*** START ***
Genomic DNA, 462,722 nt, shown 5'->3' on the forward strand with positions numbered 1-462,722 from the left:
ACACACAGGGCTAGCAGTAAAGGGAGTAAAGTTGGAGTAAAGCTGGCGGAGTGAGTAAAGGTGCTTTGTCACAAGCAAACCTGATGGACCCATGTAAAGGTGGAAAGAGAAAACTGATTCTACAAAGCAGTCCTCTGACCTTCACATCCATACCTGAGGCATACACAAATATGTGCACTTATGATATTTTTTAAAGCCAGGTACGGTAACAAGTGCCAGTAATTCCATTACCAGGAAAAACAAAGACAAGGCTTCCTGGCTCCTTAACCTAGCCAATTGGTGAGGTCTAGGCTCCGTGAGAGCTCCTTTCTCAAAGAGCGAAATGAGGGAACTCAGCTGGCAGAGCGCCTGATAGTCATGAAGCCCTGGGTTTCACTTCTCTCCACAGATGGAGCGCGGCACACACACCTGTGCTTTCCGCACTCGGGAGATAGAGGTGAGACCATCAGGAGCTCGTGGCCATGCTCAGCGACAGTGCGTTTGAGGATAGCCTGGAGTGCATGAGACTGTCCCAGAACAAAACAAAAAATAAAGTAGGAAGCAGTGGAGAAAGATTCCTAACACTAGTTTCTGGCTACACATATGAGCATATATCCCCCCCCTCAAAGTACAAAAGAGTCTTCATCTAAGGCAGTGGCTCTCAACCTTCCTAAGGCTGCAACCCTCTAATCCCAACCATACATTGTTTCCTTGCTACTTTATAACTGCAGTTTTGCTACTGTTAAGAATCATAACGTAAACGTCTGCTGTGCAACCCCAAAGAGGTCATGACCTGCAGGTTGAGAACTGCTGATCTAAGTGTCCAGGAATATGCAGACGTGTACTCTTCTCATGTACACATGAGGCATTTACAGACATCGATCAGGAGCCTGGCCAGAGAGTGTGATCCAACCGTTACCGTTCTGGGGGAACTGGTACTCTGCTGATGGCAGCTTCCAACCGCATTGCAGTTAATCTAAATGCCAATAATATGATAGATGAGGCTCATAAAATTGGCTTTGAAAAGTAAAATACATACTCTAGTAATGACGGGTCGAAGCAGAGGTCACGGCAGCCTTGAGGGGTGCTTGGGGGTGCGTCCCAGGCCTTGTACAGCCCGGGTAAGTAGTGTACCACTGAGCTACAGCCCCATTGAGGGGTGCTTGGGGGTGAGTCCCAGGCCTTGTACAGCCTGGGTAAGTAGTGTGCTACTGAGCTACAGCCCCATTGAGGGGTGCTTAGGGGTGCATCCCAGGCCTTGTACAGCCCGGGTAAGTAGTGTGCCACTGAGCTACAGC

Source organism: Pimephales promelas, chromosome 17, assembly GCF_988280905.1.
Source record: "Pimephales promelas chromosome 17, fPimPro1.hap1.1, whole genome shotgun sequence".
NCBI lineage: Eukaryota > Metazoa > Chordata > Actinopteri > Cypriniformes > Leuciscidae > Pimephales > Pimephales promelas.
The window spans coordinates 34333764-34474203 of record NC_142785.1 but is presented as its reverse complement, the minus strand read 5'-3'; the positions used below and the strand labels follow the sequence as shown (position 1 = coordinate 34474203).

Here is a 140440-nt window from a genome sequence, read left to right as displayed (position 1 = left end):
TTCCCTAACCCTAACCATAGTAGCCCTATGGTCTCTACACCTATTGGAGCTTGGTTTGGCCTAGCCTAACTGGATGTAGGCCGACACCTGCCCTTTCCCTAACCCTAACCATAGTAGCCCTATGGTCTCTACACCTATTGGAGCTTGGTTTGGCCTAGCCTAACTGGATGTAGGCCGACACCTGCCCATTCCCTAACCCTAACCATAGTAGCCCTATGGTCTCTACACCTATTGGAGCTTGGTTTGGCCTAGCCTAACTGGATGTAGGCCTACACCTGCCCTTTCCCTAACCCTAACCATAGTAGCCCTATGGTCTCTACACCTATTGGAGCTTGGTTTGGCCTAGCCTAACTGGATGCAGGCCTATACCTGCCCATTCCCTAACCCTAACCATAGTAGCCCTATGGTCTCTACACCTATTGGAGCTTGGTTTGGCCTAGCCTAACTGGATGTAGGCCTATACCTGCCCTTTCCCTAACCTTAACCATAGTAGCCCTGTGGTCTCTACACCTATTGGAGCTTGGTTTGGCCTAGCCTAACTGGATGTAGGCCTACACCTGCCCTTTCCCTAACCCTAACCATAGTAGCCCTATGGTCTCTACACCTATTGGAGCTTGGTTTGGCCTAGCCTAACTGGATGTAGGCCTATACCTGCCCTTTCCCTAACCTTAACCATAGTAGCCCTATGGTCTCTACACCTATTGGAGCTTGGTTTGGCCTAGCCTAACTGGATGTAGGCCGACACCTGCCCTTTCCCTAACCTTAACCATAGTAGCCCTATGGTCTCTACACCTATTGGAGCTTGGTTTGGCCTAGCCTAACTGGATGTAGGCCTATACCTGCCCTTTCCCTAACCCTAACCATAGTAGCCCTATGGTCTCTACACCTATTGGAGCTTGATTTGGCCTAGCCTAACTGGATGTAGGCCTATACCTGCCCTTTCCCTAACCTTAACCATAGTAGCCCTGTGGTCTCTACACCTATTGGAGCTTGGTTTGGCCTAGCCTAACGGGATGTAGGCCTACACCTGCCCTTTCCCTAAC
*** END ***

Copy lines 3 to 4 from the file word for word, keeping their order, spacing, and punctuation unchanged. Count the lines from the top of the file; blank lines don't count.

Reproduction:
Source organism: Pimephales promelas, chromosome 17, assembly GCF_988280905.1.
Source record: "Pimephales promelas chromosome 17, fPimPro1.hap1.1, whole genome shotgun sequence".